The Scam chairman turns his office into a bunker, piling up the tear gas and riot gear, as he declares that his life is in danger from a Europe—and a world in general—that is out to get him.

“Wouldn’t it be easier to carry on this conversation if you opened the door?” I asked the chairman of the imprisonably-sized investment company Second Coming Asset Management, when I went round to see him in his office the other day. Well, to be exact, the chairman was in his office with apparently no intention of coming out, while I was outside his office with apparently no chance of getting in.

“But your secretary says you haven’t unlocked your door in three days,” I pressed on through the oak panelling.

“Surely you, more than anyone, are aware of the dangers of working long hours? Certainly I am, having seen the results of a report from Aviva Risk Management Solutions.

Incidentally, is it just me or have they worked a little too hard themselves for an acronym?

“Anyway, it seems the crunch is piling extra pressure on people, both personally and professionally, with four million in the UK working more than 48 hours a week and a significant number working more than 60. The sad thing is that three-fifths of employers don’t associate long hours with productivity, while almost half don’t reward staff who work out of hours.

“Now I’m sure that’s another thing you know better than anyone—but did you also know that nine out of 10 GPs believe stress-related illness will be the biggest occupational health issue of 2009? Or that nearly two-fifths of employees are failing to take lunch breaks? Yes, that one is a little hard to swallow, but then the good, good people at, um, Arms, also say that long hours can cause all sorts of health issues.

“So, for the good of your health, unlock this door and come and buy me a drink.”

“If I might finally be allowed to get a word in,” the chairman replied from his side of the door, “this has nothing to do with long hours. No, I’m much safer locked in here than roaming around outside. Honestly, even if I had any work to do, I’d be too worried to do it.”

“Worried?” I replied. “What have you got to be worried about?” “Europe,” said the chairman.

“Oh, come on,” I laughed. “The threat of a federal European state is much exaggerated, while the nice folk at the IMA are fighting your corner with regard to all the legislation. I bet that if you gave Ucits III a chance, you might even learn to like it.”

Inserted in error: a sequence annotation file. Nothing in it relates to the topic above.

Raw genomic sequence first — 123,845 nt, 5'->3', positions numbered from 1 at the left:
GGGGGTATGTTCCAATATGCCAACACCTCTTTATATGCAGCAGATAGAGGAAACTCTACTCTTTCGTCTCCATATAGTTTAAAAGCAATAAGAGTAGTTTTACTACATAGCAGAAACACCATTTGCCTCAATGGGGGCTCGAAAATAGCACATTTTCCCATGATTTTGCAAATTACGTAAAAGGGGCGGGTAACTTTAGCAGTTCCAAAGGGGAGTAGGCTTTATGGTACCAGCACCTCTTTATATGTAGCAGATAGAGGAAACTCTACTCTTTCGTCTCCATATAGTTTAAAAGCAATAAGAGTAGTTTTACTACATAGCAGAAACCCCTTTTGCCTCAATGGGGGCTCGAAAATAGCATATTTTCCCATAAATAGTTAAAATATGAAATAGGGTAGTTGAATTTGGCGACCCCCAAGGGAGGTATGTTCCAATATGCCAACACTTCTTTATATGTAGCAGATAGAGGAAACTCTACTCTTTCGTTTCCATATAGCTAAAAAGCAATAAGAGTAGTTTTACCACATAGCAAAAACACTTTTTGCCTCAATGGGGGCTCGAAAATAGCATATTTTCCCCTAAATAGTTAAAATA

“This has nothing to do with sovereignty or legislation,” sighed the chairman. “On the contrary, it’s about a complete lack of control and a disregard of the law. Have you not read about the terrible things happening in Germany and France?”

“Apparently not,” I replied. “Enlighten me.”

“What?” exclaimed the chairman. “You mean you haven’t read about the German financial adviser, who was—and I should say ‘allegedly’ here—kidnapped, bound and tortured by four pensioners, who felt his ploughing £2m of their life savings into a pre-crash Florida property market hadn’t worked out quite as satisfactorily as it might?

“That was just one adviser and four disgruntled clients, so imagine what could happen to Her Majesty’s financial services industry if that sort of behaviour spreads across the Channel. No, I’m much safer locked in here with my giant telly, maxibar and year’s supply of Twiglets, thank you very much.”

“Then why not at least let me in for a beer and a Twiglet?” I asked.

“I’d love to, honestly,” the chairman lied. “But how do I know you’re alone? People may be coercing you into tricking me into letting down my guard.”

“Nonsense,” I said. “You know your security and staff would never let investors invade the Scam offices – that’s why you keep the tear gas and other riot gear behind reception.”
“It’s my security and staff I’m afraid of,” the chairman whined.

“Now I’m really confused,” I said. “What?” exclaimed the chairman. “You mean you haven’t read about the French worker’s new-found fondness for holding his employer hostage—or ‘bossnapping’ as I believe it’s called?”

“I’ll drop by next week,” I shouted over my shoulder. “In the meantime, try and stop reading newspapers.”